Why do you think African dance has been so influential on American pop culture?

I think that African dance has been inside this culture for a very long time. I just don’t think we’ve given a name to it.

Do you see things that you recognize but most people have no idea where it came from?

All the time and with that I would say the origins of hip-hop have been wildly shifted for the commercial benefit. In the ‘80’s you would never ever see a white person do hip-hop that was considered a lowly type of form. Now you have a lot shows that promote hip-hop as the style like if you don’t do hip-hop then you don’t dance. In the same way I think that African dance has been a hidden stepchild think of “Cabin In The Sky” it was African dance in “Cabin The Sky” Katherine Dunham and I think Bill Bojangles Robinson was in that. All of those movies, “Carmen” all of those movies had African dance in them.

This is not a new thing this has been around for a minute I think what’s new about it is the fact that it’s not this “ooga booga” form that’s why I tip my hat to Beyonce. Because while many television productions and movie productions are still using it to be this “ooga booga” form to scare you or make you celebrate Black History Month. Beyonce is really seeing the beauty not the novelty I’m going to spit fire at you but the essence and the beauty of it. The same beauty that has contributed to it turning into hip-hop it turning into jazz it turning into blues in turning into Lindyhopping it turning into Rock and Roll and it turning into go-go music. The spirit of it not the thing of ‘I’m going to put on a piece of Kente cloth and celebrate Black History Month for the month.’ I applaud Beyonce for trying to find that and she is an artist so of course she’s going to put forth her artistic opinion and her opinion is subject to other people’s opinions. As an artist you need to not be scared to put forth your artistic statement and to say this is what I believe in this and then everybody jumps in says “I hate you I love you, you’re the greatest.” She sees beauty inside little kids doing dances at their elementary school she loves that she loves the natural organic stance of dance. She loves what that is and that is what she tries to promote inside of her music and inside of her stage performances. I think that African dance has been alive in our culture for a long time. I applaud our society for slowly beginning to remove the Kente cloth. I love Kente cloth but when I say Kente cloth I’m talking about how it has turned into this plastic idea of what being African is what we think African culture is ‘All I need to do is slap on a piece of Kente cloth and I am now African.’ And it’s a lot deeper than that and a lot more complex than that and it lives beyond a month and it lives in so many different ways and in so many different religions so many languages at least become sensitive to one texture and find the appreciation in one of those textures. It’s not a new phenomenon and I can’t wait to see where it can go the next texture it takes on. We did the hip-hop we did the jazz what’s next what new form will this African style of feeling take on I can’t wait to see it.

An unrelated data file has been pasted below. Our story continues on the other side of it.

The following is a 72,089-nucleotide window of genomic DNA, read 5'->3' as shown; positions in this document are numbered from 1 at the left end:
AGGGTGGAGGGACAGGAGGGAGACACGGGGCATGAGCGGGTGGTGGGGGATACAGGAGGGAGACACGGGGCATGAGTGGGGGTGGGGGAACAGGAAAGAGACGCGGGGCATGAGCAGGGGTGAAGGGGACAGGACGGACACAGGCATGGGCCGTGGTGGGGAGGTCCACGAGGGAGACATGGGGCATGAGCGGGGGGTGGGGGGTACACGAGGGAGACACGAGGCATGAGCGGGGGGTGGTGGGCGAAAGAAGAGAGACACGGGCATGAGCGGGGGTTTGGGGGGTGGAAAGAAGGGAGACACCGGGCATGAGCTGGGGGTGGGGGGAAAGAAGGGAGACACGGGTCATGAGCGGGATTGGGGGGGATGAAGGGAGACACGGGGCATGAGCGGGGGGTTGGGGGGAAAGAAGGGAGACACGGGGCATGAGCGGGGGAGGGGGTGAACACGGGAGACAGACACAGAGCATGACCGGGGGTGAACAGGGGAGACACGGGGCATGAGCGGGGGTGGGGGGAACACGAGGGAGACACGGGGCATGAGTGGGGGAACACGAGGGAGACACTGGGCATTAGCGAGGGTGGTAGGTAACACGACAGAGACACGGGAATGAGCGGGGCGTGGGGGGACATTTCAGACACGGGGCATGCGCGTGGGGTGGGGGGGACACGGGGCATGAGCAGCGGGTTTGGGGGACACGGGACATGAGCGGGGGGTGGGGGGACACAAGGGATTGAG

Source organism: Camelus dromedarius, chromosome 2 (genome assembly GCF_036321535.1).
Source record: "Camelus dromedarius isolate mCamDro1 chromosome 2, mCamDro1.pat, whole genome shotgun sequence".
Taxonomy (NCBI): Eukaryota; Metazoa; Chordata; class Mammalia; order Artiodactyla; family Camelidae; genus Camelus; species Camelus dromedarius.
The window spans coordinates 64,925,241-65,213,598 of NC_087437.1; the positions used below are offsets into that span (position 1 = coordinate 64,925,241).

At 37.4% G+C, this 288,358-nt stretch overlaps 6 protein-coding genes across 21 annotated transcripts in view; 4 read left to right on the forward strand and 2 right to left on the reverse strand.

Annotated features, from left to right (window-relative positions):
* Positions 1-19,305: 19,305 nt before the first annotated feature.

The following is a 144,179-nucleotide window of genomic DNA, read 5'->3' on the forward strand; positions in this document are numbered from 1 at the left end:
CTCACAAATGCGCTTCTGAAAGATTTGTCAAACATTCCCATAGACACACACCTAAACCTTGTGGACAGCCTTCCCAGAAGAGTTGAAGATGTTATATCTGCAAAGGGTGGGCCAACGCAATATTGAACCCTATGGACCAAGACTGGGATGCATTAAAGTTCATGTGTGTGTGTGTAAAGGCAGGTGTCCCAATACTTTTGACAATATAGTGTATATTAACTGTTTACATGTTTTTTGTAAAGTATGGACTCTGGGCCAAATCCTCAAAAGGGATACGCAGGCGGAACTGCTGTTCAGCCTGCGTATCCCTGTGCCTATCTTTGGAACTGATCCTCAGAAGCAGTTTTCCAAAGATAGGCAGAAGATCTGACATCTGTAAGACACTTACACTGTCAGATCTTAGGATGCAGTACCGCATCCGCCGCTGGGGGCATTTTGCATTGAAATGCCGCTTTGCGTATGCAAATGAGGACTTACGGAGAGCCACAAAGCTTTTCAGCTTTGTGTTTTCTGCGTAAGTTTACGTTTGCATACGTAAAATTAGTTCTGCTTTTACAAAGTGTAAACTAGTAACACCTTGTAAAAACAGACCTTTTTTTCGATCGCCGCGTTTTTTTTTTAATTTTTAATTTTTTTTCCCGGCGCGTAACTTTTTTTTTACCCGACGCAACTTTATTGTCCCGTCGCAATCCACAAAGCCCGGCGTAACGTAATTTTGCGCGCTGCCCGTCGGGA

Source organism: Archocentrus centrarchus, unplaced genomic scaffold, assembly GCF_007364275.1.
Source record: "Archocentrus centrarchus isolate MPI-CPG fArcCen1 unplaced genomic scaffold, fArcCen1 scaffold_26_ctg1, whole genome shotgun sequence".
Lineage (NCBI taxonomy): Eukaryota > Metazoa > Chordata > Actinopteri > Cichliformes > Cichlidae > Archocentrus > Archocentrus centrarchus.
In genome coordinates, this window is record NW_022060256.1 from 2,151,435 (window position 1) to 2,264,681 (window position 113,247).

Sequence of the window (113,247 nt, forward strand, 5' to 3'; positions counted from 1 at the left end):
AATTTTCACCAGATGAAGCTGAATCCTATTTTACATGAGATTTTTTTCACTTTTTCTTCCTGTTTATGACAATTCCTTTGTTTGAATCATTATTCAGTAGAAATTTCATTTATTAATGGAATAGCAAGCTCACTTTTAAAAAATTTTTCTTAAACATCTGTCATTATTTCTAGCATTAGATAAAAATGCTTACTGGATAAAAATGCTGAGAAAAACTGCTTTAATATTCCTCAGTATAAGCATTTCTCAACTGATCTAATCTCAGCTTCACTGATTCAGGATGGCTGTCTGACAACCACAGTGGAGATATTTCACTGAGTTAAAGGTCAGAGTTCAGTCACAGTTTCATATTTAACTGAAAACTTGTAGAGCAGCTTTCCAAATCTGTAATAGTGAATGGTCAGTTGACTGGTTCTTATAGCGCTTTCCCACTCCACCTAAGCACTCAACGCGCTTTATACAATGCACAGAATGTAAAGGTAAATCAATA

What are your current projects and next plans?

I’m supposed to be choreographing a new musical called “King Solomon” and Toni Braxton is the lead in that musical. I might be going out on tour with a new musical but I can’t speak on it yet because it hasn’t fully developed yet. I’m doing a musical called “The James Brown Project” which is being produced by The Apollo and Otis Sallid is the director of it and we’re not really sure when that starts. I have a million things that are up in the air. I’m looking forward to this “King Solomon” project with Toni Braxton because I’ve never worked with her.